Answers – Mechanical Equilibrium

Mechanical Equilibrium and Newton’s First Law

Which of these objects is at mechanical equilibrium:

  1. A seagull standing on top of a fence post: at equilibrium. It’s not moving.
  2. A car moving due south at 40 kilometers per hour: at equilibrium. It’s moving at constant velocity.
  3. A water drop from a kitchen tap, just before it hits the surface of the sink: not at equilibrium. It is accelerating due to gravity.
  4. A rain drop from the sky, just before it hits the ground: probably at equilibrium. It has fallen far enough that the air resistance has canceled out the pull of gravity and it is falling at a constant speed, like a parachuted person.
  5. A car as it enters the freeway, traveling from a surface road where the speed limit is 60 km/h to the freeway where the speed limit is 100 km/h. The driver’s foot is pressing the accelerator: not at equilibrium. The car is accelerating.
  6. A can in a factory on a straight flat conveyor belt moving at 0.1 m/s: at equilibrium. It’s moving at constant velocity.
  7. A bicycle wheel rolling in a straight line at 50 revolutions per second: the center of the wheel is at equilibrium, since it is moving in a straight line at constant speed. But the edge of the wheel is not at equilibrium. See problem 10.
  8. A coin after it is dropped from someone’s hand and before it hits the ground: not at equilibrium. Gravity accelerates the coin as it falls.
  9. A rock thrown up in the air, at the very top of its journey through the air: not at equilibrium, even though its speed is zero at the top of its journey. It is still pulled to the ground by gravity.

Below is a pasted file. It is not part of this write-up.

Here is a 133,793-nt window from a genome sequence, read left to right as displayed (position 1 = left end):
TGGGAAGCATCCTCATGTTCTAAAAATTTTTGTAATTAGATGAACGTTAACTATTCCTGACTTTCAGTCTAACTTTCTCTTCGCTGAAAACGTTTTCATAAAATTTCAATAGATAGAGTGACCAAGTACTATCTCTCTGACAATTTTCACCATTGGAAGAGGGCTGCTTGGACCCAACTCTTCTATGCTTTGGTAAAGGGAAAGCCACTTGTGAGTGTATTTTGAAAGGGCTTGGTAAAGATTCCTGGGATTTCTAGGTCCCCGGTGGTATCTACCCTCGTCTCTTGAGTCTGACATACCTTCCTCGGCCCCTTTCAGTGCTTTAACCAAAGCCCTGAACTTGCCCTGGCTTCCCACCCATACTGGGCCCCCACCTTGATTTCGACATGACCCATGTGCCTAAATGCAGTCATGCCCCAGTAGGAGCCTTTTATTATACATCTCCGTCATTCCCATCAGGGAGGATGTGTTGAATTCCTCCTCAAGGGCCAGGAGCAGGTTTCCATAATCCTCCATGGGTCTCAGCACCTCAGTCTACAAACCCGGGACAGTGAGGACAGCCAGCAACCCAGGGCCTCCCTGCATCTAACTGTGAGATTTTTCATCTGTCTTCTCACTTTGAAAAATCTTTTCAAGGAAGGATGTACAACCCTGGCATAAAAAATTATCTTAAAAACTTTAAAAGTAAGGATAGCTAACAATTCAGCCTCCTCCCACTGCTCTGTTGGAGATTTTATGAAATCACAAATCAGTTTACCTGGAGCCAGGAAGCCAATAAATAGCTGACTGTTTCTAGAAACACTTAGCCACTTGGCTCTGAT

10. The earth as it travels around the sun. (This is a trick question, something to think about. Assume that the earth travels around the sun in a circle, and assume that the earth’s speed is constant. The earth’s orbit is approximately circular and its speed is approximately constant – after all, it goes around pretty steadily once a year.)

The earth’s speed is constant as it goes around the sun. But its velocity is not constant, because the earth is continually changing direction as it moves in a circle. Its velocity is therefore changing. It is therefore being accelerated. The force that provides the acceleration is the gravitational pull from the sun. There is no counterbalance to this force (the seagull in problem 1 experiences a counterbalance to the force of gravity – a force upward from the fence post). The earth in space has no counterbalance.

The earth (and everything on it, including us) is a collection of particles that happened to be going at the right initial velocity around the sun, long ago when the solar system was formed, such that they gathered together into a stable orbit around the sun. Other particles that were around the sun at that time either fell into the sun, formed other planets or comets or asteroids, or flew away from the sun.